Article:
Thanks to the efforts of artists such as Bad Plus and Yaron Herman, jazz versions of Nirvana tunes seem to be very hip right now. But when the Robert Glasper Trio busted out Smells Like Teen Spirit during their set at the 2010 London Jazz Festival, there was no sense of any bandwagon jumping. In a highly improvised set, the Houston-born pianist brought the house down with his progressive yet accessible brand of genre-crossing jazz. While having many similarities with Thelonious Monk, Glasper’s style is more inclusive, and this was never more obvious than in his aforementioned cover of the Nirvana classic.

Elements of soul, gospel and hip-hop all make an appearance in what has to be one of the most unifying sounds that modern jazz has to offer. The biggest testament to this has to be when the night’s headline act, non other than the seminal horn player Terence Blanchard, described Glasper as “a visionary.” This comes from a man with over 30 years touring experience and a history with such names as Art Blakey, Herbie Hancock and pretty much anyone who’s anyone in the contemporary jazz scene.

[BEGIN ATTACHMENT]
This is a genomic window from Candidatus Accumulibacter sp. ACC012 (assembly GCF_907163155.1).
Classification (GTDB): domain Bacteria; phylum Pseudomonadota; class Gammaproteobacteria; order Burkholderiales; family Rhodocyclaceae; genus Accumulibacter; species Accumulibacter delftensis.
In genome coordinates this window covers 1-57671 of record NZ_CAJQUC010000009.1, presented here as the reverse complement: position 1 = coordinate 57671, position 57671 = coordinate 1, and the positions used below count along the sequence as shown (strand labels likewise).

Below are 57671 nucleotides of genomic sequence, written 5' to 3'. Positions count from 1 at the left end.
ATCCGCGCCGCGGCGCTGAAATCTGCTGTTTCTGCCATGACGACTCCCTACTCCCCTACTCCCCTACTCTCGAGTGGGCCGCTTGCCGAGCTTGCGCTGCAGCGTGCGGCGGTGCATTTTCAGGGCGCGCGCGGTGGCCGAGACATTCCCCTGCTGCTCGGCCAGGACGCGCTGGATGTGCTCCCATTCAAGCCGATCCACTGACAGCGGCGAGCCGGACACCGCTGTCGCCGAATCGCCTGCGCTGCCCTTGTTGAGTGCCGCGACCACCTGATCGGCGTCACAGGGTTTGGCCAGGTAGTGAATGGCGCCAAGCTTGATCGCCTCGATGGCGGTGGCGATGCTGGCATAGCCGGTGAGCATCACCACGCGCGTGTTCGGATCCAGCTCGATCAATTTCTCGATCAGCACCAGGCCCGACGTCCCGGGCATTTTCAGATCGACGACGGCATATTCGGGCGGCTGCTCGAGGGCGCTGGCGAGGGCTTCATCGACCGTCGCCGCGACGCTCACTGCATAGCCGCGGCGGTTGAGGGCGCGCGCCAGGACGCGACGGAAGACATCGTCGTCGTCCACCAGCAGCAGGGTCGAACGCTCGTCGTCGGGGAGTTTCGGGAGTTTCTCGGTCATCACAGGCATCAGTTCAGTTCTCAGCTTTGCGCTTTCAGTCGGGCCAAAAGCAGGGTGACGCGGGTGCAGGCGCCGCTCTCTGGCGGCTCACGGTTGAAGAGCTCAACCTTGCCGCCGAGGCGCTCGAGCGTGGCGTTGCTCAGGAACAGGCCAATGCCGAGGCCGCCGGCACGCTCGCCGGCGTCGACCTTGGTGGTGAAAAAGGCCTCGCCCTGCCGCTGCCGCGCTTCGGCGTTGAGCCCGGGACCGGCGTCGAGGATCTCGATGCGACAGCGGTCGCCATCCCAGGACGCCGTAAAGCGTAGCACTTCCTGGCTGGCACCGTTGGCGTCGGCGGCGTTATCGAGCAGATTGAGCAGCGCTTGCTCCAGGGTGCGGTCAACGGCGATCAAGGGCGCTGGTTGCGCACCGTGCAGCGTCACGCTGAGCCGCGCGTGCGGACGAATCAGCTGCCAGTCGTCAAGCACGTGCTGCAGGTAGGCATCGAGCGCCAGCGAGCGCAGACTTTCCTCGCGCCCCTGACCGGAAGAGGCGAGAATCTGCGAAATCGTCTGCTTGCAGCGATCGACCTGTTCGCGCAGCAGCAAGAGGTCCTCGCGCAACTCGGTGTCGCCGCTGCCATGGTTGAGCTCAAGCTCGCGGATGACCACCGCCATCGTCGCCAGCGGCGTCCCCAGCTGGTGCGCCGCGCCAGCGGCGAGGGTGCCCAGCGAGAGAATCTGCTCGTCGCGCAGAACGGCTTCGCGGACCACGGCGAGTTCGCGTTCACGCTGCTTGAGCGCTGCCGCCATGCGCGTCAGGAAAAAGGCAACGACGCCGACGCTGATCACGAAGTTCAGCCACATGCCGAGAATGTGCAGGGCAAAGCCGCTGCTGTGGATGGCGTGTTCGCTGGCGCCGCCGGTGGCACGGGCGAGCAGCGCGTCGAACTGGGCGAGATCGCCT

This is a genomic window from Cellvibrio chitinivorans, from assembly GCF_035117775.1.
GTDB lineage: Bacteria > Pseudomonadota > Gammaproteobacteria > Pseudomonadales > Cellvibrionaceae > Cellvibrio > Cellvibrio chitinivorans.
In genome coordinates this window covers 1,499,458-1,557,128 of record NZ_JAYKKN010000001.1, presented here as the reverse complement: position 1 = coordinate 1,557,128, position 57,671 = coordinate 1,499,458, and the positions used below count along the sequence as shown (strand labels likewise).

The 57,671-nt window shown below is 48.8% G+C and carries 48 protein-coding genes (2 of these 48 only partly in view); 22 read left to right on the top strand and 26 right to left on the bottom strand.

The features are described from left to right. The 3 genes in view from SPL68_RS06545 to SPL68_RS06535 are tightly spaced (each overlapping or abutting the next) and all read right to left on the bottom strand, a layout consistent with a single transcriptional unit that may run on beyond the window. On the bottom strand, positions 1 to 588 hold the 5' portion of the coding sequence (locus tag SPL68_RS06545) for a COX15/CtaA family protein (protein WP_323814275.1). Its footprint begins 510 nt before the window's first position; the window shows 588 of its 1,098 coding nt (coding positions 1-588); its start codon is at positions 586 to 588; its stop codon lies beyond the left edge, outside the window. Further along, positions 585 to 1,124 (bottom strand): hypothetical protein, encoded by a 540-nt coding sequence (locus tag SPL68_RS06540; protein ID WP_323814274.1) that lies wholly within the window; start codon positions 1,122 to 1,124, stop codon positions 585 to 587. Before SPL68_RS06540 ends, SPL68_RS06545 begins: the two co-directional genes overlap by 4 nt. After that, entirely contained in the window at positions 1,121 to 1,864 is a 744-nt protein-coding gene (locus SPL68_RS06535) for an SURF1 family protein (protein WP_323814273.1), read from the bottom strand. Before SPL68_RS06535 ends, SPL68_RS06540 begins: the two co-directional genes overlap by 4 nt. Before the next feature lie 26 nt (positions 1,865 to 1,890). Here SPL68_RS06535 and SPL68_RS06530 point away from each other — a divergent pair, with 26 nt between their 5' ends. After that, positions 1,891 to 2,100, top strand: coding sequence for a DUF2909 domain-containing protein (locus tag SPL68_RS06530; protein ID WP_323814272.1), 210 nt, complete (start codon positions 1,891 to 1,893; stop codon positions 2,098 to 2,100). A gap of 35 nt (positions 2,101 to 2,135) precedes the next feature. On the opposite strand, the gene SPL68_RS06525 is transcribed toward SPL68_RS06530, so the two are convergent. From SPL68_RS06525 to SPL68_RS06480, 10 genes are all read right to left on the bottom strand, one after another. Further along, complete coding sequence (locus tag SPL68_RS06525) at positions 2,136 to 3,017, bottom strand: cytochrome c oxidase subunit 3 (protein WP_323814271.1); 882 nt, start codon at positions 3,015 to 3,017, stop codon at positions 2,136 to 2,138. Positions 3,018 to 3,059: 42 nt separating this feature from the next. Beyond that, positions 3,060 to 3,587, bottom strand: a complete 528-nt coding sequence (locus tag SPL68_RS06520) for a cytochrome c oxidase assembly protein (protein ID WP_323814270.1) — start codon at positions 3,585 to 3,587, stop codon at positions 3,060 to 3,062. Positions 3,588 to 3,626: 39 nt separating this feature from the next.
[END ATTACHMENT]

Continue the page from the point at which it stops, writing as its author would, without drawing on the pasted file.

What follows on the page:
Joined for the last two tracks by boundary-pushing drummer and long time collaborator Chris Dave, Robert Glasper gave everyone at the seminal but sometimes restrictive ECM record label something to think about. In an interview broadcast on BBC Radio 3 Glasper himself mentions the “jazz police” who fret and fuss over what they deem to be the degradation of their holy and infallible genre. He goes on to say that, “jazz is about what ever is happening in the world at that moment… you have to let it evolve and grow.” With tasteful harmony and fearless dedication to experimentation, The Robert Glasper Trio do just that. If you haven’t already heard them, check out this video:

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